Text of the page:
|Publication number||US5715119 A|
|Application number||US 08/660,125|
|Publication date||Feb 3, 1998|
|Filing date||Jun 7, 1996|
|Priority date||Jun 7, 1996|
|Publication number||08660125, 660125, US 5715119 A, US 5715119A, US-A-5715119, US5715119 A, US5715119A|
|Inventors||Kelly Williams, Tho Pham|
|Original Assignee||Samsung Electronics, Inc.|
|Export Citation||BiBTeX, EndNote, RefMan|
|Patent Citations (8), Referenced by (26), Classifications (5), Legal Events (5)|
|External Links: USPTO, USPTO Assignment, Espacenet|
1. Field of the Invention
The present invention relates to a crash stop for an actuator arm of a hard disk drive.
2. Description of Related Art
Hard disk drives contain magnetic transducers that are coupled to rotating magnetic disks. The transducers can magnetize and sense the magnetic field of the disks. The transducers are integrated into sliders that are each mounted to a flexure arm. The flexure arms are attached to an actuator arm. The actuator arm has a voice coil that is coupled to a pair of magnets that are mounted to the base plate of the drive. The coil and magnets are commonly referred to as a voice coil motor. Energizing the voice coil rotates the actuator arm and moves the sliders across the disks.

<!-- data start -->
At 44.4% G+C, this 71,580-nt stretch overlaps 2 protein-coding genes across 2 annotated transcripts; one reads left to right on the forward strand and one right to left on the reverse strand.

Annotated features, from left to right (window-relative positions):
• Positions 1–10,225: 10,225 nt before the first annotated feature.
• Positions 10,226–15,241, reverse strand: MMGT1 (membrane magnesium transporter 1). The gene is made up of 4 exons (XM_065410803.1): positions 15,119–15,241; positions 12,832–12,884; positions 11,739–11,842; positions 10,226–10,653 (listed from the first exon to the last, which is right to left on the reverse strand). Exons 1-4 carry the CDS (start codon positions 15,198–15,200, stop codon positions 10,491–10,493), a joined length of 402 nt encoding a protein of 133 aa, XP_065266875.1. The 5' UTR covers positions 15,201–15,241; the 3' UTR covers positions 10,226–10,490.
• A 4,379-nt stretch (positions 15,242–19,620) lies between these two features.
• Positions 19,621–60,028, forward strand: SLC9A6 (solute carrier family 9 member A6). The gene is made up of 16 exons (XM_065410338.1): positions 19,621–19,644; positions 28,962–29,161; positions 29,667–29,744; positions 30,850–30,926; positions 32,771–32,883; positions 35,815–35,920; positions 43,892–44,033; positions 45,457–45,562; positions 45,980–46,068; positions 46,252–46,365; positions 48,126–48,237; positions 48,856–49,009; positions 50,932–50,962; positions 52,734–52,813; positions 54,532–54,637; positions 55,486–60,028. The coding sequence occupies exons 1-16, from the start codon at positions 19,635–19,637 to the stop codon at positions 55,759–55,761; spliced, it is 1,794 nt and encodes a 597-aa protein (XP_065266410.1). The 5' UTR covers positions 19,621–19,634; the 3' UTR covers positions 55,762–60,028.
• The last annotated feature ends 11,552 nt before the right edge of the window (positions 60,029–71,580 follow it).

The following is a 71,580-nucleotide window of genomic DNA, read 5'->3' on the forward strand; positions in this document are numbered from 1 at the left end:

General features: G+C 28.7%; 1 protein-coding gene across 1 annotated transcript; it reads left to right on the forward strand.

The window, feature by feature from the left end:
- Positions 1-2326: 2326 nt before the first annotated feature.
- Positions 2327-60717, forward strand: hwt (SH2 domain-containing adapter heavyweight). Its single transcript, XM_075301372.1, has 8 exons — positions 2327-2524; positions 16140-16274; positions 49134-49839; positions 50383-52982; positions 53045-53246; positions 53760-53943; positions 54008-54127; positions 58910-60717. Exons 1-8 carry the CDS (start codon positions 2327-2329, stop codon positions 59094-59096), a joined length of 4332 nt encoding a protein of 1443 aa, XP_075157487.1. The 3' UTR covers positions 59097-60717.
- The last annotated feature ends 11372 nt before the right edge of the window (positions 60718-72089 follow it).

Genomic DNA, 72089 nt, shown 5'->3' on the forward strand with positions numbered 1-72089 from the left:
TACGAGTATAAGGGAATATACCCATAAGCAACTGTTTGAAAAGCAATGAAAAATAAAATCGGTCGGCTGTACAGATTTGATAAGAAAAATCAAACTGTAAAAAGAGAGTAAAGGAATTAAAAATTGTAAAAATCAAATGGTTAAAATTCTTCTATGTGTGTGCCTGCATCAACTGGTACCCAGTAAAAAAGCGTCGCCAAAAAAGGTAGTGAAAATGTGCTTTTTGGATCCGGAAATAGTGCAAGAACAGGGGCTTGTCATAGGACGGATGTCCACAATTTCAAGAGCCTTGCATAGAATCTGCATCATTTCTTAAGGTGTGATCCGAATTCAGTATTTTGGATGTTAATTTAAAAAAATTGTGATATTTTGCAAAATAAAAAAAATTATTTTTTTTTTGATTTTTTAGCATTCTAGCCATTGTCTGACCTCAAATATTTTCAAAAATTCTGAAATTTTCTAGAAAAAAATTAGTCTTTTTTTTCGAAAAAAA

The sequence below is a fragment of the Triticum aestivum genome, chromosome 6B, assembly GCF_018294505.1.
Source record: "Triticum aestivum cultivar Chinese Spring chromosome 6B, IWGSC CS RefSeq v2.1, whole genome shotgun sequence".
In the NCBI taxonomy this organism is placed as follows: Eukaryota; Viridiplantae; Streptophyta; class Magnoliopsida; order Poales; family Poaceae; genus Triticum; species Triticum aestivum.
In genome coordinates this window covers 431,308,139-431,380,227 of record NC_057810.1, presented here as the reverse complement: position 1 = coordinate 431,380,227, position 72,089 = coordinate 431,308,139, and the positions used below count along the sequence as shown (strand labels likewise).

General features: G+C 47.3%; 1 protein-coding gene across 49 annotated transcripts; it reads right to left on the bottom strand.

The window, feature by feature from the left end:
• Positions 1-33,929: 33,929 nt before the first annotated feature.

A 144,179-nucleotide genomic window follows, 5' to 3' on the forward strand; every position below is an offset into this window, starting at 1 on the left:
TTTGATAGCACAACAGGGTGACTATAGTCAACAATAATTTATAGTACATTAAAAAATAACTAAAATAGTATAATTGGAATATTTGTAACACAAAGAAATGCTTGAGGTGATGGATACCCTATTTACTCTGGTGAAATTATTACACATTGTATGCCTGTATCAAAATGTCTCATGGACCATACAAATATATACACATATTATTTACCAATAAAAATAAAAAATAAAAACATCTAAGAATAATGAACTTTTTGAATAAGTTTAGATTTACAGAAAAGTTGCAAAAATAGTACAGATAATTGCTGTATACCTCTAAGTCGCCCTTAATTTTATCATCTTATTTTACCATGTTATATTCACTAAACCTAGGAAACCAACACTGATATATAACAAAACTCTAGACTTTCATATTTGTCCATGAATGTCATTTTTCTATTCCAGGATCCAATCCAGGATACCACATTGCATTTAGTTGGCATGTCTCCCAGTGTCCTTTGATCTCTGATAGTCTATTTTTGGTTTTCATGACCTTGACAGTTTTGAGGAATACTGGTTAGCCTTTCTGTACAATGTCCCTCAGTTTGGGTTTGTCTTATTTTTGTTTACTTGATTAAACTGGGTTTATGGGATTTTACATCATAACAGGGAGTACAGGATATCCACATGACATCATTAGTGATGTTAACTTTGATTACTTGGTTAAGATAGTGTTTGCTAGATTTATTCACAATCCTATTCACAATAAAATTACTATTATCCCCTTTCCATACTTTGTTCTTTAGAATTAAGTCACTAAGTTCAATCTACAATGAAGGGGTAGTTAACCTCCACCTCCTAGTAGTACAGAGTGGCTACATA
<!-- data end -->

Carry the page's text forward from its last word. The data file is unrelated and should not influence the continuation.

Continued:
Hard disk drives are typically installed into a computer assembly which may be subjected to external shock and vibration loads. The shock loads may move the sliders off of the disks. The sliders may become damaged if the actuator arm rotates the sliders into another structure such as the housing of the disk drive. To minimize component damage many disk drives contain crash stops which impede the movement of the actuator arm and prevent the sliders from moving off of the disks.